But the biggest news is that A.I.M by Kyle Abraham opens the season in partnership with the Kelly Strayhorn Theater. The Pittsburgh native, now a global citizen in great demand (New York City Ballet, The Royal Ballet) will offer his newest full-length work, titled “An Untitled Love,” on Nov. 13.
The engagement will be presented in partnership with the Kelly Strayhorn Theater and will include a full week of residency activities and performances curated by Abraham as part of the My People Festival, which will celebrate queer and trans people of color.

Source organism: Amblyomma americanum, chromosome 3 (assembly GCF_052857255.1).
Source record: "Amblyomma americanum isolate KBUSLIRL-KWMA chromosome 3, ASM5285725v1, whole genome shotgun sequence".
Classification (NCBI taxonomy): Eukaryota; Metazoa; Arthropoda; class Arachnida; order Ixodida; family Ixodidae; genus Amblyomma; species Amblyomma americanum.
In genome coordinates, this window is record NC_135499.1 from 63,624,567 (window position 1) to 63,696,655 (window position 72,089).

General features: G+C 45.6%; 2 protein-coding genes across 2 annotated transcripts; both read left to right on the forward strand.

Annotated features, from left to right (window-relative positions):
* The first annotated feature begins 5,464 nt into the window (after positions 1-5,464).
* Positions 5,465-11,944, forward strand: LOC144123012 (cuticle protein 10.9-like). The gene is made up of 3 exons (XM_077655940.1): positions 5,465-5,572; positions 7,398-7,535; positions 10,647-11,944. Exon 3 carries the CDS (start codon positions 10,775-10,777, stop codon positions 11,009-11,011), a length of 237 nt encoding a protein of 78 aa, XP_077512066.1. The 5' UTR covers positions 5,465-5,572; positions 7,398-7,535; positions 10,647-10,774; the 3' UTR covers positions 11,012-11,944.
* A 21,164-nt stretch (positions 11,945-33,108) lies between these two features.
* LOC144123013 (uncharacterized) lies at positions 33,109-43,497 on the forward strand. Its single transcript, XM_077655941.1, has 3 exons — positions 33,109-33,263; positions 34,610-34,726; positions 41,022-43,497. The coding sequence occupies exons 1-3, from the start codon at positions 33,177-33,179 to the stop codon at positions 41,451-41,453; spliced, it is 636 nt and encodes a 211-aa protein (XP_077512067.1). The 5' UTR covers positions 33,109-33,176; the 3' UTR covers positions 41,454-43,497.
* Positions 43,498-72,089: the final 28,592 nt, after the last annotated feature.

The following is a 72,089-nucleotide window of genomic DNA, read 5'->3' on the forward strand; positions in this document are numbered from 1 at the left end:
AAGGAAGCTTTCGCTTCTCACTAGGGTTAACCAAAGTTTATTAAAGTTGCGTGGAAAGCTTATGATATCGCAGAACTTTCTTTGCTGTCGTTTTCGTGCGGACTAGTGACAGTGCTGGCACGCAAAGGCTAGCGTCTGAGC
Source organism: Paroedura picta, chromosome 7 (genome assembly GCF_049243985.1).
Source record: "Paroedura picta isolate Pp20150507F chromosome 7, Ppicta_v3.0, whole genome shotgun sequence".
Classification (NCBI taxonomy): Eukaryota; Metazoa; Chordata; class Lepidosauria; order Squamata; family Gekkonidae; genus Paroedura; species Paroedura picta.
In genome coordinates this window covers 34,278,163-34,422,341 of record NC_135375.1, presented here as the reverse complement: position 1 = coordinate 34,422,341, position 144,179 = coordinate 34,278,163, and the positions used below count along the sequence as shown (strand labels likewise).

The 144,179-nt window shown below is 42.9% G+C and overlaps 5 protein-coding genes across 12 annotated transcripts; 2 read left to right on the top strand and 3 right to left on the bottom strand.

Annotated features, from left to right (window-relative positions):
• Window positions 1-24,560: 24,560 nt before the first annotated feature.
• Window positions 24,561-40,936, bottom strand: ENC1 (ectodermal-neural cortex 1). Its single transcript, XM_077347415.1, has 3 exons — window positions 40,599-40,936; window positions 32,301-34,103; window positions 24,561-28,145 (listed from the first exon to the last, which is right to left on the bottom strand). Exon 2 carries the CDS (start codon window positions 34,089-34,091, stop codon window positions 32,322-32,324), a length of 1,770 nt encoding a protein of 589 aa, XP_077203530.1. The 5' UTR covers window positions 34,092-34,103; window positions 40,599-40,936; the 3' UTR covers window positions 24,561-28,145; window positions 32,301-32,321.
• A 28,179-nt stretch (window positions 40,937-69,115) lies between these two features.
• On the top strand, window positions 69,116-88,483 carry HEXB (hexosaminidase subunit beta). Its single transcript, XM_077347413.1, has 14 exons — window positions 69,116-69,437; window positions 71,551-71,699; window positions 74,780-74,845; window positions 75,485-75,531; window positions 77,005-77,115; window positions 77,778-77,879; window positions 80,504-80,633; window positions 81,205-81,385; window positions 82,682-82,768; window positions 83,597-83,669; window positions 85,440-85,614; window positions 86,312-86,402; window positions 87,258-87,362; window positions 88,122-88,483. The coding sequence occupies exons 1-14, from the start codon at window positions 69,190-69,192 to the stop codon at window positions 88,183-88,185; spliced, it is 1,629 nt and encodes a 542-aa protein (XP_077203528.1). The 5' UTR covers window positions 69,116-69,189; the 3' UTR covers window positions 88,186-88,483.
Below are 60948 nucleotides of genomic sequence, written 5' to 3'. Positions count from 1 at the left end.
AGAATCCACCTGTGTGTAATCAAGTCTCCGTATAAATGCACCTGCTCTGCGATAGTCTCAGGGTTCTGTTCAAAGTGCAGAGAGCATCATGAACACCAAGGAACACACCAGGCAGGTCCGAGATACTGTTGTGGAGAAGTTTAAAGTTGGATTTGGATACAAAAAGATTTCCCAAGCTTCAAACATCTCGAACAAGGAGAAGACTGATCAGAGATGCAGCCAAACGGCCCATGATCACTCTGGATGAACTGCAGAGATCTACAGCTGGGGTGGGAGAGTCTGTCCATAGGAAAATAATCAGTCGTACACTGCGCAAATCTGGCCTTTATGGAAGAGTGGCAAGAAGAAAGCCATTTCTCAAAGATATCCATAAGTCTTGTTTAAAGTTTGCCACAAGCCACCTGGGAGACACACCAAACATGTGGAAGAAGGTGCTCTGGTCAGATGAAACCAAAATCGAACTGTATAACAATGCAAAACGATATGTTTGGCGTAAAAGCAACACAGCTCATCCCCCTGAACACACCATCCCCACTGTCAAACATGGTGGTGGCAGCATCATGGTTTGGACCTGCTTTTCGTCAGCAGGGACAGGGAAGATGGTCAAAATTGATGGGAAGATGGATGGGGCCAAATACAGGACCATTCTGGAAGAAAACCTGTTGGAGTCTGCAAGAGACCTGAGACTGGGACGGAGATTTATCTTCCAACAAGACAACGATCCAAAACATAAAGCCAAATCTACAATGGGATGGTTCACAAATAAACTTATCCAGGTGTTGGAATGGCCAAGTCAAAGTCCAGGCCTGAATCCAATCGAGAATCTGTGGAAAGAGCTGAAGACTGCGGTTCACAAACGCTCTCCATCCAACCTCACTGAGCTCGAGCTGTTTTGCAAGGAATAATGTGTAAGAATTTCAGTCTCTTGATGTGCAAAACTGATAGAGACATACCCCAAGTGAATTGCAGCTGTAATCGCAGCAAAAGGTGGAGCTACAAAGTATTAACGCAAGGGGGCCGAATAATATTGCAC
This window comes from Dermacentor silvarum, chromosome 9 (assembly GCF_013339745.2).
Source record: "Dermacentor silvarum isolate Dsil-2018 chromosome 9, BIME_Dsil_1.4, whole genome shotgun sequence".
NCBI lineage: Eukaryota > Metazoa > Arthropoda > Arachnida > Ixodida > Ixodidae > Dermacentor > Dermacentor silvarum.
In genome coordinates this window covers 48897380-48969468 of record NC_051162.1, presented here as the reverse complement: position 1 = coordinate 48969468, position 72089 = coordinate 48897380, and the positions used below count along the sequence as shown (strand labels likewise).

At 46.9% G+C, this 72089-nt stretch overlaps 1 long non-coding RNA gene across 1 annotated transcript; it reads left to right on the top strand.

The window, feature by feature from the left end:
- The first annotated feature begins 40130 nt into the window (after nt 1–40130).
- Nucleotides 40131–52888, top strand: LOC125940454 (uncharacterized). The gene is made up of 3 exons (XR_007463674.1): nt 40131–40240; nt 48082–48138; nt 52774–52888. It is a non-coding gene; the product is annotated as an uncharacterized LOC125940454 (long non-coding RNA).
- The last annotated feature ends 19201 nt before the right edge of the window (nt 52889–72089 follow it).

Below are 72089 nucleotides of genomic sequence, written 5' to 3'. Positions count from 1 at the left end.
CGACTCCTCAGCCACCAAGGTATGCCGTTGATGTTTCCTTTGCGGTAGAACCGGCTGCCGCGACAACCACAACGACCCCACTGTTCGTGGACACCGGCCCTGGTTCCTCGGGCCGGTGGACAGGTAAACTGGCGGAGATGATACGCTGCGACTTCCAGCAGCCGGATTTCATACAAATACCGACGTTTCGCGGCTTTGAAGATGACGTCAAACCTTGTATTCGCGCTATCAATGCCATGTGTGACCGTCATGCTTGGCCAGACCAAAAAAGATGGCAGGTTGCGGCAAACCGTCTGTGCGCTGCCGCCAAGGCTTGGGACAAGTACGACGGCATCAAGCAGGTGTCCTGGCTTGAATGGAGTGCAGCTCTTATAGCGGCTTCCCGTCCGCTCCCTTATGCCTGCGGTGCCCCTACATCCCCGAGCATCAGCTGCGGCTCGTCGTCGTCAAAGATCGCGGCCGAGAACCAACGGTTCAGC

This is important in several ways. Pittsburgh can lay claim to dance greats Martha Graham and Paul Taylor as part of its history. As Miller put it, “people will talk about him to that degree in the future as well. He is one of the few American choreographers that is respected outside of the country.”
Certainly Pittsburgh dance organizations should be taking turns in bringing Abraham and his work to the city as frequently as possible. As Miller relates, “He feels the same way.”
For those that are counting, that means four staged productions, down one from previous years. “I took away one so that we can continue to keep true to the vision and the path that I’m trying to take us down, so that we can continue to provide a reframing of our dance mission,” explains Miller. As he works to rebook as many of the canceled shows as possible, Miller says “hopefully we’ll be back to six shows and maybe plus” in the future.